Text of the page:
#BikeTourism and the Historic Columbia River Highway
A few weeks ago, we were asked to film the annual Policy Maker’s Ride on the Historic Columbia River Highway. The ride was meant to bring key policy makers to the Historic Columbia River Highway so they could see what could be possible with a completely re-connected HCRH. The ride brought together elected officials, staff from various DOTs, bicycle advocates, business leaders and even the mayors from the neighboring cities. It was an amazing event to be part of.
What was most remarkable for us was that everyone in attendance was keenly aware of the historic highway’s amazing “bicycle tourism” possibilities. Sure, you could blaze through the Gorge on I-84, but you don’t really experience it. Perhaps more importantly, by taking the interstate you move TOO fast and aren’t stopping at the small communities along the way. The mayors from Troutdale, The Dalles, Hood River and Cascade Locks were there (mayor Doug Daoust, who hadn’t ridden a bike in years, rode the the whole way!) and each spoke about the benefits of having a re-connected historic highway and a steady stream of cyclists passing through. These aren’t Portlandia bike hipsters or hardcore bike-campers, but they recognized the potential of having the historic highway easily navigable by bike.
The ride also celebrated a new stretch of off-road bike path. You can now ride from Troutdale to Cascade Locks without getting on the less than pleasant I-84. For all the fanfare though, there was still a very serious call to action. The HCRH trail is not complete. The last 10 miles, which will be the hardest to construct and costliest to fund, is still at stake. In order for the Gorge to truly be a world-class bike destination, that last 10 mile stretch must be completed. As it stands now, cyclists who want to ride from the greater Portland metro area to Hood River have to negotiate a terrible stretch of I-84. Most notorious is a portion called Shell Rock (aka Death Wall) in which the shoulder shrinks to the width of a sidewalk AND curves, leaving a cyclist to sprint around the corner to avoid speeding traffic.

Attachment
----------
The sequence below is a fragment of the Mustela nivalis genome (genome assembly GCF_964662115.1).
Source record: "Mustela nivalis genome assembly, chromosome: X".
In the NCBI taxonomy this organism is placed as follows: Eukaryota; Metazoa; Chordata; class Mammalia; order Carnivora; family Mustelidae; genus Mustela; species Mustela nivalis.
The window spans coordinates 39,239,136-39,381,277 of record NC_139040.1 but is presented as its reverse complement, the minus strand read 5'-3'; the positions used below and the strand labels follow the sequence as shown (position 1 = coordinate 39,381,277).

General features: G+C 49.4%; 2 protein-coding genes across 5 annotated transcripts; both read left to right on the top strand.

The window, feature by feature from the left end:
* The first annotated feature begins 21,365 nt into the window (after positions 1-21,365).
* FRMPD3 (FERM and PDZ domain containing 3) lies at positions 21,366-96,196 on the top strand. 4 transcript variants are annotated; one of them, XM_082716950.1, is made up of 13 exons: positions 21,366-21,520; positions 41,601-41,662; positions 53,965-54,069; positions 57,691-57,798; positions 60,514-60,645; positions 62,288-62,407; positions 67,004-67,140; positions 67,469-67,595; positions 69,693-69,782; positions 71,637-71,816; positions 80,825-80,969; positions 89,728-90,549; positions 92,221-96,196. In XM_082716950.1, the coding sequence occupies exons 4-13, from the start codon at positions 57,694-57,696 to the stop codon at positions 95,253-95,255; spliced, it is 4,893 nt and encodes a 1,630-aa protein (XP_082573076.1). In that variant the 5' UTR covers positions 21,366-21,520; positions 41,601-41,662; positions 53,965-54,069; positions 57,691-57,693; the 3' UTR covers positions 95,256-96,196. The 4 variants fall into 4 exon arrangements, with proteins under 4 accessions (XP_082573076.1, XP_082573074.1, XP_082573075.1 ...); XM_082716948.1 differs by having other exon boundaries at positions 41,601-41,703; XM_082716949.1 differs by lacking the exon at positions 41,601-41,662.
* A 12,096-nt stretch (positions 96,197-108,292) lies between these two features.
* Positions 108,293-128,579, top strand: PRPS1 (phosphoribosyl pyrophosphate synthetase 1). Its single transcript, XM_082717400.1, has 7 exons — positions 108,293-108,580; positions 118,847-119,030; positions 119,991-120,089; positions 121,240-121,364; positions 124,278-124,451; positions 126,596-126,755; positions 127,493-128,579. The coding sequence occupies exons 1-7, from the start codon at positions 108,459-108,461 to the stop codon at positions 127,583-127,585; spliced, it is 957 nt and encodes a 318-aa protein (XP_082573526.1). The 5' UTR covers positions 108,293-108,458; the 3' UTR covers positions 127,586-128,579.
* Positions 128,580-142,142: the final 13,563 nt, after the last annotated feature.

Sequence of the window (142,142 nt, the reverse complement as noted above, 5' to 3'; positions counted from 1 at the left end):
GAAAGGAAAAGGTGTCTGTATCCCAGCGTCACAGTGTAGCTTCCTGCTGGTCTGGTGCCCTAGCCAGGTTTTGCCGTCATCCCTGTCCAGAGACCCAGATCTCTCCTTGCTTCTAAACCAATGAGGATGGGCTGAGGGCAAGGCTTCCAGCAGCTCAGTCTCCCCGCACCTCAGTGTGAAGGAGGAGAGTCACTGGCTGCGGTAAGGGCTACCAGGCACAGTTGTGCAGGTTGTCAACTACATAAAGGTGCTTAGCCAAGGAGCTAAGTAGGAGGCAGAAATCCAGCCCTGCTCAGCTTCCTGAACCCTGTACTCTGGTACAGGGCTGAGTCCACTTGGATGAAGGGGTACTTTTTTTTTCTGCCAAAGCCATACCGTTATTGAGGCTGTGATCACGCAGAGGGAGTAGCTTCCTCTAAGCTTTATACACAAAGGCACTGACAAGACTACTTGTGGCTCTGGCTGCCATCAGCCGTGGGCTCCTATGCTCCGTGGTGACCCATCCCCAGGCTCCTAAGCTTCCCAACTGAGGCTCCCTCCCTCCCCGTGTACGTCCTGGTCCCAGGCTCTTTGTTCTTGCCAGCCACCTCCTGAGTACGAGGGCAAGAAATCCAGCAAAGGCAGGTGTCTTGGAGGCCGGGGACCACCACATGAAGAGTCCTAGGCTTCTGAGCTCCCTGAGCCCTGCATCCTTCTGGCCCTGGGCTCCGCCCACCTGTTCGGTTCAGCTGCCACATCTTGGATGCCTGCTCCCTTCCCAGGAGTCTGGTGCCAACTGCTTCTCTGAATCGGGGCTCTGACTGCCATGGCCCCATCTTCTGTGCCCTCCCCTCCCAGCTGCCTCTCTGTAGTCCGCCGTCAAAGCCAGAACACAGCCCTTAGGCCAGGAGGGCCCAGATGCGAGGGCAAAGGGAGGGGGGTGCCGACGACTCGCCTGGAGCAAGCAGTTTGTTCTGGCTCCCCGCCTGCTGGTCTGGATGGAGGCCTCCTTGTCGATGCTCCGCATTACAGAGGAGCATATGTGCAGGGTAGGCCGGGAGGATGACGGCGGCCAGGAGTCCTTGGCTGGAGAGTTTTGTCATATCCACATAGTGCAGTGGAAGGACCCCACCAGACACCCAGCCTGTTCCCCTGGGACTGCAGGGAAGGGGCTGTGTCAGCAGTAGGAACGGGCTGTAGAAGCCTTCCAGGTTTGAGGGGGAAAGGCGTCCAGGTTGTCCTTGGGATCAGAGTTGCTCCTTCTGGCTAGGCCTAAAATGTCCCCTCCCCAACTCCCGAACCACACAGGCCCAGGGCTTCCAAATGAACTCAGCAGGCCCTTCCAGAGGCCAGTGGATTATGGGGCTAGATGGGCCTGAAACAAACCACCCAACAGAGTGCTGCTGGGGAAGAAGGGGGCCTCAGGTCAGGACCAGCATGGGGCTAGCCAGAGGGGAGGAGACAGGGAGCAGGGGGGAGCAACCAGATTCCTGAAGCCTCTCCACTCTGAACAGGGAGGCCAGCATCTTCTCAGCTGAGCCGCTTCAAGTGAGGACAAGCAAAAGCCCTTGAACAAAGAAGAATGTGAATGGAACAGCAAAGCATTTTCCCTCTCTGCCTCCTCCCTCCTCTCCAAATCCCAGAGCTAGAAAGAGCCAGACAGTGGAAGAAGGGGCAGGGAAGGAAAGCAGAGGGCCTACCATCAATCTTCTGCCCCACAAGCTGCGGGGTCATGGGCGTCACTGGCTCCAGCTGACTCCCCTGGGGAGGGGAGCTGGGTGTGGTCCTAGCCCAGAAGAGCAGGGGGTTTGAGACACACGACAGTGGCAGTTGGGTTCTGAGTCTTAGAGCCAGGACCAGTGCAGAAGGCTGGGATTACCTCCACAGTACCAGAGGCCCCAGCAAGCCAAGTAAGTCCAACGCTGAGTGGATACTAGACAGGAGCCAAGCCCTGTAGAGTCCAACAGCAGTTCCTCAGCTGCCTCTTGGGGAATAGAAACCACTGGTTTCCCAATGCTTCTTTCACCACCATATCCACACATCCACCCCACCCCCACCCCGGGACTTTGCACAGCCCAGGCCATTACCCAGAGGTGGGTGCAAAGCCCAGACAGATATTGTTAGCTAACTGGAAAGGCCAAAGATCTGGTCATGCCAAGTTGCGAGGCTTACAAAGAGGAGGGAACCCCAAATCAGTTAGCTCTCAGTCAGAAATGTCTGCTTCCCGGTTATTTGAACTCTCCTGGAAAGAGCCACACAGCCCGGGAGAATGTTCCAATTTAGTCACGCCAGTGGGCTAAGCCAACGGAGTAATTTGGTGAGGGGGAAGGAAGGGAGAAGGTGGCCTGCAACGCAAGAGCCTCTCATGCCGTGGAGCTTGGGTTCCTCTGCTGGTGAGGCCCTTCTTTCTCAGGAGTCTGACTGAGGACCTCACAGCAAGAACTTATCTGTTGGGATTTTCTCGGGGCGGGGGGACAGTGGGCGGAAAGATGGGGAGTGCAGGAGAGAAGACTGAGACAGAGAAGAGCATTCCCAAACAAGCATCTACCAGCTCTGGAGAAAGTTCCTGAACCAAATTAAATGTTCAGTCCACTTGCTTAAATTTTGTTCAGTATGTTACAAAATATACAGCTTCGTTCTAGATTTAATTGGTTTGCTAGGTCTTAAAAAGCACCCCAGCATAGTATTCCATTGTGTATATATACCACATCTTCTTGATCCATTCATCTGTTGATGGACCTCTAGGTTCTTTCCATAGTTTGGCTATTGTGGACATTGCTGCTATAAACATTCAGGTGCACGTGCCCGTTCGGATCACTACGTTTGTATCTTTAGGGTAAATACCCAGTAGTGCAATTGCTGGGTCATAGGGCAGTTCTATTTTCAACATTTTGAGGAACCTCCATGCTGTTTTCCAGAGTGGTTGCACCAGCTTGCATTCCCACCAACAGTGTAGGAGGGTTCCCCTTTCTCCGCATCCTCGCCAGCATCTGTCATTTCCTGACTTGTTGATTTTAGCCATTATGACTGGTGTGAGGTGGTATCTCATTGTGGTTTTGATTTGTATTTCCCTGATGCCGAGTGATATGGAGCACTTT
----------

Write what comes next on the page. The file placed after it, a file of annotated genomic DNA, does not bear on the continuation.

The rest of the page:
This is a long-term project with lots of challenges (financially and politically) along the way, but we are pretty confident it will be worth it. Right now, riding to Hood River via the Gorge is a pretty good ride. Having a complete Historic Columbia River Highway will make it a truly GREAT ride, worthy of being a world-class bicycling destination. Only 10 more miles to go!
Stephen Jones October 1, 2018 at 1:43 am
Such promise! A shame parts of it are now indefinitely closed due to landslides from last year’s bushfires.
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i got to experience the new segment when i did cascade to crown. i loved it so much — except for the stairs. i can’t even imagine getting up and down those stairs on a fully loaded tourer, tandem, trailer, long tail, etc. is this really meant to be the long-term connection?